I think about death at least 5 times a day. Is that normal? I don’t know. And it isn’t an obsessive thought more like a fleeting idea, realization, acknowledgement of the inevitability of this event. Recently, I am surrounded by it more and more, but for the most part I am involved in or have heard story of the “perfect” death…the one where families members are near-good-byes are said-all the good stuff because if we have to go-man that is the way to do it. More and more I have felt like talking about death in an honest and frank manner is helping me confront this scary idea.
It really all started when I read Anne Lamott’s, Grace Eventually. Her insight and experience with death and thoughts about her life separate from her son really struck a chord with me. And I admired so much her ability to sit in the moment with her father and friends who were sick and with them in the moments of their death. Reading her made me challenge, my fearful nature and almost deniable thoughts of death.
And kids-oh kids-they shake everything inside me. Those girls living their lives eventually moving away from me more and more-starting their own lives. They will live with or without me. A very surreal idea indeed. That love is painful and awesome all at the same time.
But as much as I think of my kids-my partner, my maine man, my best friend…aggghhhh…right I have no words. Anyway, over vacation I read The Year of Magical Thinking by Joan Didion. Wow-and then it was real and raw and WOW! Please read this book. Honestly, about twenty pages, I almost stopped. It was too much. I would sometimes feel my heart racing as I read her words. But I made it through-and again I feel one step closer with being more accepting about this whole thing.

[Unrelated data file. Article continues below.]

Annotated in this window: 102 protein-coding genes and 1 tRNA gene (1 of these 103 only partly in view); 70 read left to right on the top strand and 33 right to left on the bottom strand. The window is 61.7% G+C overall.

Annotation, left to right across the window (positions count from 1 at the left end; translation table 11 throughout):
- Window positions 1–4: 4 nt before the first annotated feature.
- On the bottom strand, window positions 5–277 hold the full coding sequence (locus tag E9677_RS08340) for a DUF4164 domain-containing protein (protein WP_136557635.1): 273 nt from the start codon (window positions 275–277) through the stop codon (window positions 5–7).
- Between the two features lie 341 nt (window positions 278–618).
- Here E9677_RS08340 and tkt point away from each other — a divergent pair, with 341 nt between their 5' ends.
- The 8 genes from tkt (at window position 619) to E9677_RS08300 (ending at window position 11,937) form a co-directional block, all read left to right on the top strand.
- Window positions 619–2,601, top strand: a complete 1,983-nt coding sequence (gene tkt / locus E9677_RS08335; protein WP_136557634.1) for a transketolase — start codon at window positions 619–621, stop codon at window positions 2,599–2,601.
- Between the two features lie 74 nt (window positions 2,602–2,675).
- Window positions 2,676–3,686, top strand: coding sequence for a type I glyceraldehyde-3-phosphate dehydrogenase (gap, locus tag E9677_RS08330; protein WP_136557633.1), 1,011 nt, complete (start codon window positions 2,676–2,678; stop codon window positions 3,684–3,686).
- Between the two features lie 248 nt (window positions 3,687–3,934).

The other day I was driving the kids home from the grocery store and out of the blue, my three year old asked me if I was going to die…and in an instant we were in the middle of this whirlwind of emotion. I said very casually, oh sure-someday–but la-de-da—(at least that is what it sounded like in my head). Ella stated-in a very confident, sure of herself tone-“Oh Molly, everyone dies-to make room for the other people. In a split second-Molly was crying and reaching for me-“I am going to miss you when you die, Mommy.” And I had this wave of sadness and wanting to cry with her and then knowing I needed to get it together. So I said “aw, Molly-love-let’s talk about your day at school.” And just as quick as it started we were on to happier topics.
“I would not leave. I would take care of her. She would be all right. It also occurred to me that this was a promise I could not keep. I could not always take care of her. I could not never leave her. She was no longer a child. She was an adult. Things happened in life that mothers could not prevent or fix….” Joan Didion
Fabulous book. Please read it.